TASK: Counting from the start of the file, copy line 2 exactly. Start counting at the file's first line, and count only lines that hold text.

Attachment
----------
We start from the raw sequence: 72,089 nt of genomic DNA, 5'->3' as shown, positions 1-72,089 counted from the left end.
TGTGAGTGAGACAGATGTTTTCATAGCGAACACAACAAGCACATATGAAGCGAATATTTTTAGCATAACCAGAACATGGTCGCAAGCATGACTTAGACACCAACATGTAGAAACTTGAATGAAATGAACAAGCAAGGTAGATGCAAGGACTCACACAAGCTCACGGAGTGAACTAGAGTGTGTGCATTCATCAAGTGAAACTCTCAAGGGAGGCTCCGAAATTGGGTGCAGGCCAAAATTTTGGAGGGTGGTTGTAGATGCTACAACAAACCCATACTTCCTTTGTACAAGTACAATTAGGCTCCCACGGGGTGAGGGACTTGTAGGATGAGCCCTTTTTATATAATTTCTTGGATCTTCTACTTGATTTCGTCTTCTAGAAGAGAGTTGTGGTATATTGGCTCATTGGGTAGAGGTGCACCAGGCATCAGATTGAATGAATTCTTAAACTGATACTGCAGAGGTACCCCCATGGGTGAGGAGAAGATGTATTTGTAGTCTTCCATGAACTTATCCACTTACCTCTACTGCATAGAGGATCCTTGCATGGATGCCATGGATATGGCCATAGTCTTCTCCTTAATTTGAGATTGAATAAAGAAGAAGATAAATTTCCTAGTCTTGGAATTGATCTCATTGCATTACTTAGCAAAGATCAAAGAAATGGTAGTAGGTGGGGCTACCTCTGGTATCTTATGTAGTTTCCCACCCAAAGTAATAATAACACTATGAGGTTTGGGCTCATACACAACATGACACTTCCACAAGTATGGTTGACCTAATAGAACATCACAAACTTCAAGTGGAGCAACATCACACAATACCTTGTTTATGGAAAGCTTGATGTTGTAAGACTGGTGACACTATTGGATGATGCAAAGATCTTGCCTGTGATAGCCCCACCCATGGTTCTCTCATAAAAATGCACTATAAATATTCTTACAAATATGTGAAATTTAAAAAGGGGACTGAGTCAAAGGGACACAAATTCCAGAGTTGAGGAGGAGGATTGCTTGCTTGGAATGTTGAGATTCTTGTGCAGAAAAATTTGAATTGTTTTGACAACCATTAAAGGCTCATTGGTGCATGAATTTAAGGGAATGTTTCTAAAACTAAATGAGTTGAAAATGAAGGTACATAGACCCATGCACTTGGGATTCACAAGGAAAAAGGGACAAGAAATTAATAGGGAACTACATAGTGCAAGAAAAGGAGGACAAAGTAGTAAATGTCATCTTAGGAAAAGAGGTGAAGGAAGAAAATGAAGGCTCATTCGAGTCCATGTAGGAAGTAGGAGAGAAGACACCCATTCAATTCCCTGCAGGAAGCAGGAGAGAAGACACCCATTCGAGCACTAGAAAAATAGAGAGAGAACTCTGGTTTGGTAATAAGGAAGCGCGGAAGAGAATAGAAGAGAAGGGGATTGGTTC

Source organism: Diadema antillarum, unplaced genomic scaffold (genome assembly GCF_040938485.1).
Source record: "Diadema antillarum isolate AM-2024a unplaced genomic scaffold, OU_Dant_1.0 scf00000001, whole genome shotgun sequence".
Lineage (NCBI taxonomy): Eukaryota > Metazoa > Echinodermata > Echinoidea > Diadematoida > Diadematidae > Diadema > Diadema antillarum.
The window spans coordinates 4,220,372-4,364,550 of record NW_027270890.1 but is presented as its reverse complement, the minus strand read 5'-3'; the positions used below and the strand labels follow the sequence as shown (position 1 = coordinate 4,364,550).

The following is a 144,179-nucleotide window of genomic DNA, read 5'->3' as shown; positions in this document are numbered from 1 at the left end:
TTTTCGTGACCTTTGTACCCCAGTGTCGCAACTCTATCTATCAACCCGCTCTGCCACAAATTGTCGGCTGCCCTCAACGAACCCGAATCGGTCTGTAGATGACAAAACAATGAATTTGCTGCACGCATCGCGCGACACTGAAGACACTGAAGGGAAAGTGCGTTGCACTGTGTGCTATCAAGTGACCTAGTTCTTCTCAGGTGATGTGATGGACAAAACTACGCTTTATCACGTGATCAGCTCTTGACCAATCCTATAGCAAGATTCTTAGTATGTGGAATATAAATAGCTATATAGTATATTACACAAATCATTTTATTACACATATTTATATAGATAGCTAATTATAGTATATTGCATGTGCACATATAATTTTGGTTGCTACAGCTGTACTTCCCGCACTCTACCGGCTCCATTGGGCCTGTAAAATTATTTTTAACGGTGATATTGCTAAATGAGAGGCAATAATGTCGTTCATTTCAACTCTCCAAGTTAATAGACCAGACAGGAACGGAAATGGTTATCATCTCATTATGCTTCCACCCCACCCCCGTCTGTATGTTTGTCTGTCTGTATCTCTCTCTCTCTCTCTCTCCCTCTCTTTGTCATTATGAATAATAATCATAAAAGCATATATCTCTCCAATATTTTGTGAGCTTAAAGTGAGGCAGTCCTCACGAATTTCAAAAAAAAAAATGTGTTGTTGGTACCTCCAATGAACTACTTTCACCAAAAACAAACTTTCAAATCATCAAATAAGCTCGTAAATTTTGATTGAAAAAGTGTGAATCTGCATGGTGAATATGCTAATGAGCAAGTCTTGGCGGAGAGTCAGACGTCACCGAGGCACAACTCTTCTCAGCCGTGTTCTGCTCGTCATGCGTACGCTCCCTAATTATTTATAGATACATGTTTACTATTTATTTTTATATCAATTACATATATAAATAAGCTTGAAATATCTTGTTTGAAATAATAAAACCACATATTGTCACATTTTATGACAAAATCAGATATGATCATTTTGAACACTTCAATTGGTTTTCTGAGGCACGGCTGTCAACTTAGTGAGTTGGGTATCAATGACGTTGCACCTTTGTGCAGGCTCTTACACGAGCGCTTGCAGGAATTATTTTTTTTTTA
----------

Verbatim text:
TGTGAGTGAGACAGATGTTTTCATAGCGAACACAACAAGCACATATGAAGCGAATATTTTTAGCATAACCAGAACATGGTCGCAAGCATGACTTAGACACCAACATGTAGAAACTTGAATGAAATGAACAAGCAAGGTAGATGCAAGGACTCACACAAGCTCACGGAGTGAACTAGAGTGTGTGCATTCATCAAGTGAAACTCTCAAGGGAGGCTCCGAAATTGGGTGCAGGCCAAAATTTTGGAGGGTGGTTGTAGATGCTACAACAAACCCATACTTCCTTTGTACAAGTACAATTAGGCTCCCACGGGGTGAGGGACTTGTAGGATGAGCCCTTTTTATATAATTTCTTGGATCTTCTACTTGATTTCGTCTTCTAGAAGAGAGTTGTGGTATATTGGCTCATTGGGTAGAGGTGCACCAGGCATCAGATTGAATGAATTCTTAAACTGATACTGCAGAGGTACCCCCATGGGTGAGGAGAAGATGTATTTGTAGTCTTCCATGAACTTATCCACTTACCTCTACTGCATAGAGGATCCTTGCATGGATGCCATGGATATGGCCATAGTCTTCTCCTTAATTTGAGATTGAATAAAGAAGAAGATAAATTTCCTAGTCTTGGAATTGATCTCATTGCATTACTTAGCAAAGATCAAAGAAATGGTAGTAGGTGGGGCTACCTCTGGTATCTTATGTAGTTTCCCACCCAAAGTAATAATAACACTATGAGGTTTGGGCTCATACACAACATGACACTTCCACAAGTATGGTTGACCTAATAGAACATCACAAACTTCAAGTGGAGCAACATCACACAATACCTTGTTTATGGAAAGCTTGATGTTGTAAGACTGGTGACACTATTGGATGATGCAAAGATCTTGCCTGTGATAGCCCCACCCATGGTTCTCTCATAAAAATGCACTATAAATATTCTTACAAATATGTGAAATTTAAAAAGGGGACTGAGTCAAAGGGACACAAATTCCAGAGTTGAGGAGGAGGATTGCTTGCTTGGAATGTTGAGATTCTTGTGCAGAAAAATTTGAATTGTTTTGACAACCATTAAAGGCTCATTGGTGCATGAATTTAAGGGAATGTTTCTAAAACTAAATGAGTTGAAAATGAAGGTACATAGACCCATGCACTTGGGATTCACAAGGAAAAAGGGACAAGAAATTAATAGGGAACTACATAGTGCAAGAAAAGGAGGACAAAGTAGTAAATGTCATCTTAGGAAAAGAGGTGAAGGAAGAAAATGAAGGCTCATTCGAGTCCATGTAGGAAGTAGGAGAGAAGACACCCATTCAATTCCCTGCAGGAAGCAGGAGAGAAGACACCCATTCGAGCACTAGAAAAATAGAGAGAGAACTCTGGTTTGGTAATAAGGAAGCGCGGAAGAGAATAGAAGAGAAGGGGATTGGTTC